Toy Story: Smash It
Developer: Disney Interactive
Publisher: Disney Interactive
Platform: Android, iPad (Reviewed), iPhone, iPod Touch
Release Date: Feb 28, 2013
Price: $0.99 Get it on iTunes or Android
Toy Story: Smash It is a physics based puzzler stars the gang from Toy Story playing make believe in Andy’s bedroom. Buzz Lightyear is the takes centre stage in Toy Story: Smash It, hurling a variety of objects in this kid friendly game.
Remember the days when kids played make believe with their toys? Toy Story: Smash It contains four episodes, each one held together with the sort of make believe tale that Andy himself would have imagined while playing with his toys. The theme of the episode is told in a short conversation at the beginning of each episode. The episodes are playful, kid friendly, yet still capable of inspiring a wonderful feeling of nostalgia in adults.
The puzzling element breaks out of the traditional two dimensional slingshot puzzle game into the 3d realm. Not only will the player have to concern themselves with where they are lobbing their projectile, but also where they are lobbing the projectile from. Buzz has a small crescent shaped platform from where he throws his projectiles, providing a variety of possible angles. As the game progresses, Buzz will gain access to new projectiles like balloon bombs that inflate on command. The levels manage to incorporate the special projectiles in creative new ways that become progressively more difficult as the game progresses. The difficulty level in Toy Story: Smash It is bang on. It is a perfect balance, managing to be challenging without being next to impossible. The reset and replay buttons are in easy reach, encouraging experimenting to get the best score possible.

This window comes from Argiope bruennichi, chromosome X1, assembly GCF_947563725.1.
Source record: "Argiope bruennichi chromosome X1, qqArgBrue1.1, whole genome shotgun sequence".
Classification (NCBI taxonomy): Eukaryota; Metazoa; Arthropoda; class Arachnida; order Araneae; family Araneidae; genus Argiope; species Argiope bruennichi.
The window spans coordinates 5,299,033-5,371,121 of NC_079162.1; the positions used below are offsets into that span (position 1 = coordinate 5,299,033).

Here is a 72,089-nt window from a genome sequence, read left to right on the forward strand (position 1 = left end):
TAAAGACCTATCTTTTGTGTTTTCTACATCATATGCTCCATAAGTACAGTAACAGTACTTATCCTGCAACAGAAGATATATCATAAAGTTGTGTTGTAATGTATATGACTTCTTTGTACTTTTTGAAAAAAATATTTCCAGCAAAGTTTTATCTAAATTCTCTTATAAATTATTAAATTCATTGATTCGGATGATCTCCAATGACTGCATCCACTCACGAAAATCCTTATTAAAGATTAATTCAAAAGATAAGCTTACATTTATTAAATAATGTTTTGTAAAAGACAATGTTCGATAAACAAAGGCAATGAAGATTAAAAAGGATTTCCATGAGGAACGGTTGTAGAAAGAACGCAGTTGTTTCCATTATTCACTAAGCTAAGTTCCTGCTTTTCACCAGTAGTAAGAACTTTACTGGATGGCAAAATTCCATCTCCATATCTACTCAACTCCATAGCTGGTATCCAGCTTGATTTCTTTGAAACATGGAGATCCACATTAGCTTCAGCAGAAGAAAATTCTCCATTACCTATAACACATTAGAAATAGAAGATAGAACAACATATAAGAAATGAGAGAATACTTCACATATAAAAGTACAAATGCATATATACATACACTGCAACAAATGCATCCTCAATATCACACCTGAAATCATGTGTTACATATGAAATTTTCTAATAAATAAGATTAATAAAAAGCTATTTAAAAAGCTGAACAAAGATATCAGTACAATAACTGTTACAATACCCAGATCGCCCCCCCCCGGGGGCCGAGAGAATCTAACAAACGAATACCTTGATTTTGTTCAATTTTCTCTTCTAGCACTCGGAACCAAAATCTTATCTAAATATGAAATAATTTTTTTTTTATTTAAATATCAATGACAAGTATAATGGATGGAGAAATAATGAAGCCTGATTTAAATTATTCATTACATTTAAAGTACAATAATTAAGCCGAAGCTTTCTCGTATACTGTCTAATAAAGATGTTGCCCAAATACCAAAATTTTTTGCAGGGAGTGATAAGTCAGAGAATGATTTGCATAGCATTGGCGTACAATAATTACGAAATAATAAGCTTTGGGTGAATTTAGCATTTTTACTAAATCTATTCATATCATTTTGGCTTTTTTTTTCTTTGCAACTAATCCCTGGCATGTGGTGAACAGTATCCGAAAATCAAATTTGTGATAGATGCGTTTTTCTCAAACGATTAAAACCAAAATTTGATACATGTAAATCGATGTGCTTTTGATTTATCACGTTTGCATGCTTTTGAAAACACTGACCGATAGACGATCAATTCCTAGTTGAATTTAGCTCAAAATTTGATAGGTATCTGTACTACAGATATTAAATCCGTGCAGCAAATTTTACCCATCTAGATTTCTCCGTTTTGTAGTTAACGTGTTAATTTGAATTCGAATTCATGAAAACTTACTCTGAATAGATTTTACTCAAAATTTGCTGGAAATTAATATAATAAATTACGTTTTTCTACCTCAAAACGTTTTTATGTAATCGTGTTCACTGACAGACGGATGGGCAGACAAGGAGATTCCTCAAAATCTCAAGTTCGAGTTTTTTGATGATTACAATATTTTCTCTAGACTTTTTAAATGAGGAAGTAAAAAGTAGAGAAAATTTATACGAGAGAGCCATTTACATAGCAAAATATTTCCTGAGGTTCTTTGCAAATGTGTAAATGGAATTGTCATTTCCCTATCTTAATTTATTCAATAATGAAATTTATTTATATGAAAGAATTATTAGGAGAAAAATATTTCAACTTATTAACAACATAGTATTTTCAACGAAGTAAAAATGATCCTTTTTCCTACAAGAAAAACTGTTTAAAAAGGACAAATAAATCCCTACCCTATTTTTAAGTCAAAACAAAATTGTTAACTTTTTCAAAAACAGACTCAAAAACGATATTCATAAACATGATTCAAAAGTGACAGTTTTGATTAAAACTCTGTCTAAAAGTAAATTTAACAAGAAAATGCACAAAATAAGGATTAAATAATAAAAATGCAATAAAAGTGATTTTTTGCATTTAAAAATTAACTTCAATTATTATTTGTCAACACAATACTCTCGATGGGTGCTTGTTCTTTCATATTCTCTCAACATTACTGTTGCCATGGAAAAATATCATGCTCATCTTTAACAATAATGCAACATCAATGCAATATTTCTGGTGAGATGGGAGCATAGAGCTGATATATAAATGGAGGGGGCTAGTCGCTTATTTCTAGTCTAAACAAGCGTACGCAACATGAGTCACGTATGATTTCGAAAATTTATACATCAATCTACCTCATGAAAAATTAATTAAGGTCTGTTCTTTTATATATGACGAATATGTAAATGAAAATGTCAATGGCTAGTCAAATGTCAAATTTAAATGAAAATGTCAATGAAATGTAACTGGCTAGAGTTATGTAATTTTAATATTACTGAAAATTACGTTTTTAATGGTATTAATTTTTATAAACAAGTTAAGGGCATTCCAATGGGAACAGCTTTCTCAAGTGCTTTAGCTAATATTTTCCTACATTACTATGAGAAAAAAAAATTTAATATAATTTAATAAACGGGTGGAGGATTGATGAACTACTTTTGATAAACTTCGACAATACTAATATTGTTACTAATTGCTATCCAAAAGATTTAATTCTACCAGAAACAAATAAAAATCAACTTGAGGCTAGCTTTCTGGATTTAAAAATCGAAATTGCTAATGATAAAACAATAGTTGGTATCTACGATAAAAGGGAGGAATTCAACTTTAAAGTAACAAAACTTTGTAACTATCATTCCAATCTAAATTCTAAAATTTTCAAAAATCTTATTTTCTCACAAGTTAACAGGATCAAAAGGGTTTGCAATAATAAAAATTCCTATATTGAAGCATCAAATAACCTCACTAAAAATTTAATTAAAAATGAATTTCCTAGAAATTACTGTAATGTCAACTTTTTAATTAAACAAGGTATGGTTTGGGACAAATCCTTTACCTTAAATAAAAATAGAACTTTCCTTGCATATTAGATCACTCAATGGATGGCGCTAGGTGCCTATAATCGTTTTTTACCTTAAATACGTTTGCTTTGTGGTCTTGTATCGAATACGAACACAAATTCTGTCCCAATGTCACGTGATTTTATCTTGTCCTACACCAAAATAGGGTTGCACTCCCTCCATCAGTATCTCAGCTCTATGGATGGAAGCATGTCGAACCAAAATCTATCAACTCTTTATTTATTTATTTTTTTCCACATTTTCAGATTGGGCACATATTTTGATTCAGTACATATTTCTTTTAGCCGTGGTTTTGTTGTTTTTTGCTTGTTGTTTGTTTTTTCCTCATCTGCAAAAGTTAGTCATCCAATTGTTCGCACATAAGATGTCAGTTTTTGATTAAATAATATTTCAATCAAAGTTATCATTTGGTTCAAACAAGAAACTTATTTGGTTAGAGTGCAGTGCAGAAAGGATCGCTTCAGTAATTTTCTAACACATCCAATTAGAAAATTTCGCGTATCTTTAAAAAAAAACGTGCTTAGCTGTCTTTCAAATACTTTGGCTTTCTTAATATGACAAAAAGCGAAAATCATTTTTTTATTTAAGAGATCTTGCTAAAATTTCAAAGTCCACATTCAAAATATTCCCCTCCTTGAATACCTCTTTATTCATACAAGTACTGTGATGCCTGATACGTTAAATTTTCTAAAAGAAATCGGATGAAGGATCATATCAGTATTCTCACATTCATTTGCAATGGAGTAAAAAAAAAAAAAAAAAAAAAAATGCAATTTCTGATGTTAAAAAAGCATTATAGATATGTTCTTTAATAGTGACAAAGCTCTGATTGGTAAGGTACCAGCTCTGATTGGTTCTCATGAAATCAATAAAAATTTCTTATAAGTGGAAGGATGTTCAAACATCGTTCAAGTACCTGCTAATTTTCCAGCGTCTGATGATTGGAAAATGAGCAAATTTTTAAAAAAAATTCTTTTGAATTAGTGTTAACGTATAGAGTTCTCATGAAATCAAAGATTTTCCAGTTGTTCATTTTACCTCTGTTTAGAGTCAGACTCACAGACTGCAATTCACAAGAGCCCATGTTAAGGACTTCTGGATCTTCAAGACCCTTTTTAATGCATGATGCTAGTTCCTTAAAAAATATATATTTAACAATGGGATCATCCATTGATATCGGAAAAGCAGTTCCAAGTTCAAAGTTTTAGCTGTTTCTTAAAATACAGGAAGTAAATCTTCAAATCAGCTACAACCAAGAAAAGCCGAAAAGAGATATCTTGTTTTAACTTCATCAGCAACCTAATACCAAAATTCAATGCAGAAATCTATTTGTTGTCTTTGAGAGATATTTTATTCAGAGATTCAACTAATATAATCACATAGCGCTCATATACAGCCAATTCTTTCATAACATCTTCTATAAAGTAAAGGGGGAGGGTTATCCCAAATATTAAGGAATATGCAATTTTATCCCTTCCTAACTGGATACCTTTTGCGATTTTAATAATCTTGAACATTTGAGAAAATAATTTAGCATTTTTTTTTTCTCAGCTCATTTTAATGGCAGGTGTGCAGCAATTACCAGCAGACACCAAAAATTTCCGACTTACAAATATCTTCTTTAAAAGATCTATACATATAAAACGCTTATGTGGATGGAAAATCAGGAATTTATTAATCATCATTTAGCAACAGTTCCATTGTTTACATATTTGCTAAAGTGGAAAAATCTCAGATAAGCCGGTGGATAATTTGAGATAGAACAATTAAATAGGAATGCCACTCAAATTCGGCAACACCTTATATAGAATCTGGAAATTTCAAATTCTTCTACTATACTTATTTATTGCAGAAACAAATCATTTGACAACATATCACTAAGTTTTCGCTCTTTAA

The controls are simple enough for a child to pick up and work very well. A nice sized crosshair gives a good idea where your balls will land. It is great to see small touches like bonus blocks highlighted and glowing when a shot will collect the block. Buttons are large enough to be easily accessed without being intrusive and the UI is well designed.
Toy Story: Smash It looks like it stepped right off the movie theatres. The blocks replicate the toys that inspired them and fall convincingly when struck. I love the brown cardboard and crayon drawings that make up the scenery in the game. It really makes the childhood make believe vibe of Toy Story come to life.
The menu greets the player with an instrumental version of Toy Story’s theme song, Paul Newman’s You’ve Got a Friend in Me. The music in game is almost the same tune done to match the theme of the episode. For example, the second episode clothes the song in the cowboy theme with the classic whistles and guitar strumming. There’s nothing particularly offensive about it, but the same tune does get a little boring after a while, making me look forward to the few seconds of You’ve Got a Friend in Me during the menu. The sounds effects are excellent, I particularly like the comments Buzz Lightyear will make during the game to provide a hint on the level. I’m not sure if they brought Tim Allen in to provide the voice of Buzz Lightyear, but if they didn’t, they found a voice actor that sounds very much like him.
Toy Story: Smash It is a fabulous example of taking a movie franchise and making a good game out of it. It’s obvious the developers took the time and care to create a fantastic game that happens to be part of the Toy Story franchise rather than creating a crappy to mediocre game with the franchise slapped on. It is a refreshing breath of air in a generally stagnant genre. It appears the developers are prepared to provide more content for Toy Story: Smash it, so the game is a fantastic buy at $0.99. I highly recommend this polished and fun game.
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